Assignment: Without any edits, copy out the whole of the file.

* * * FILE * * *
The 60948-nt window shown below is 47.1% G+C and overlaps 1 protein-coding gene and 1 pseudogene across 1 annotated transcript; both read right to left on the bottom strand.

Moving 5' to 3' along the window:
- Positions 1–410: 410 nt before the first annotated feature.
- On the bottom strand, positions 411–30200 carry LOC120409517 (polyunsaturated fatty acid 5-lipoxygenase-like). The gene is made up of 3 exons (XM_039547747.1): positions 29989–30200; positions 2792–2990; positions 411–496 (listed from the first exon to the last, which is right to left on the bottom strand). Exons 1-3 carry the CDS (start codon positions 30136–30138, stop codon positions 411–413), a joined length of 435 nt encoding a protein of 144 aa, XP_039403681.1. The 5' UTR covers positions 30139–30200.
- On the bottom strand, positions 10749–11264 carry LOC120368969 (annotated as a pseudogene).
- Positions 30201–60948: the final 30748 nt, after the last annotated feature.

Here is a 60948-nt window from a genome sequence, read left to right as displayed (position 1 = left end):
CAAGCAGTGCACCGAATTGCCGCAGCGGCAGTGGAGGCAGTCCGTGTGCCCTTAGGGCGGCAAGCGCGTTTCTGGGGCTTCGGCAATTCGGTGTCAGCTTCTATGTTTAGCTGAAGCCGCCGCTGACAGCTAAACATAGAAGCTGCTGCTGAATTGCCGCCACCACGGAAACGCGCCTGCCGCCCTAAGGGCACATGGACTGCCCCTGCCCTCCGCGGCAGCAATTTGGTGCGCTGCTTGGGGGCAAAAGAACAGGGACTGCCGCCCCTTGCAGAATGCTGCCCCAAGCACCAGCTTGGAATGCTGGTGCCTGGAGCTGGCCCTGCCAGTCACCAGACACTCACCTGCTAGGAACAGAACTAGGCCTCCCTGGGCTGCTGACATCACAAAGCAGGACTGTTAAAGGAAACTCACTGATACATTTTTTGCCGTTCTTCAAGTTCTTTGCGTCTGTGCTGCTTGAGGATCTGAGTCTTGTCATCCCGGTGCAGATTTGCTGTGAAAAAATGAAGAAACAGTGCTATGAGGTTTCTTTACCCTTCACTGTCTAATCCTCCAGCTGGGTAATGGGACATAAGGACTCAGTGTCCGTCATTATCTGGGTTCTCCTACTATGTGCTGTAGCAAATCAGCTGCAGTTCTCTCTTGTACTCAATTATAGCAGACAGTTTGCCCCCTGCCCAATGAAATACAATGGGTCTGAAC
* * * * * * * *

The 60948-nt window shown below is 47.1% G+C and overlaps 1 protein-coding gene and 1 pseudogene across 1 annotated transcript; both read right to left on the bottom strand.

Moving 5' to 3' along the window:
- Positions 1–410: 410 nt before the first annotated feature.
- On the bottom strand, positions 411–30200 carry LOC120409517 (polyunsaturated fatty acid 5-lipoxygenase-like). The gene is made up of 3 exons (XM_039547747.1): positions 29989–30200; positions 2792–2990; positions 411–496 (listed from the first exon to the last, which is right to left on the bottom strand). Exons 1-3 carry the CDS (start codon positions 30136–30138, stop codon positions 411–413), a joined length of 435 nt encoding a protein of 144 aa, XP_039403681.1. The 5' UTR covers positions 30139–30200.
- On the bottom strand, positions 10749–11264 carry LOC120368969 (annotated as a pseudogene).
- Positions 30201–60948: the final 30748 nt, after the last annotated feature.

Here is a 60948-nt window from a genome sequence, read left to right as displayed (position 1 = left end):
CAAGCAGTGCACCGAATTGCCGCAGCGGCAGTGGAGGCAGTCCGTGTGCCCTTAGGGCGGCAAGCGCGTTTCTGGGGCTTCGGCAATTCGGTGTCAGCTTCTATGTTTAGCTGAAGCCGCCGCTGACAGCTAAACATAGAAGCTGCTGCTGAATTGCCGCCACCACGGAAACGCGCCTGCCGCCCTAAGGGCACATGGACTGCCCCTGCCCTCCGCGGCAGCAATTTGGTGCGCTGCTTGGGGGCAAAAGAACAGGGACTGCCGCCCCTTGCAGAATGCTGCCCCAAGCACCAGCTTGGAATGCTGGTGCCTGGAGCTGGCCCTGCCAGTCACCAGACACTCACCTGCTAGGAACAGAACTAGGCCTCCCTGGGCTGCTGACATCACAAAGCAGGACTGTTAAAGGAAACTCACTGATACATTTTTTGCCGTTCTTCAAGTTCTTTGCGTCTGTGCTGCTTGAGGATCTGAGTCTTGTCATCCCGGTGCAGATTTGCTGTGAAAAAATGAAGAAACAGTGCTATGAGGTTTCTTTACCCTTCACTGTCTAATCCTCCAGCTGGGTAATGGGACATAAGGACTCAGTGTCCGTCATTATCTGGGTTCTCCTACTATGTGCTGTAGCAAATCAGCTGCAGTTCTCTCTTGTACTCAATTATAGCAGACAGTTTGCCCCCTGCCCAATGAAATACAATGGGTCTGAAC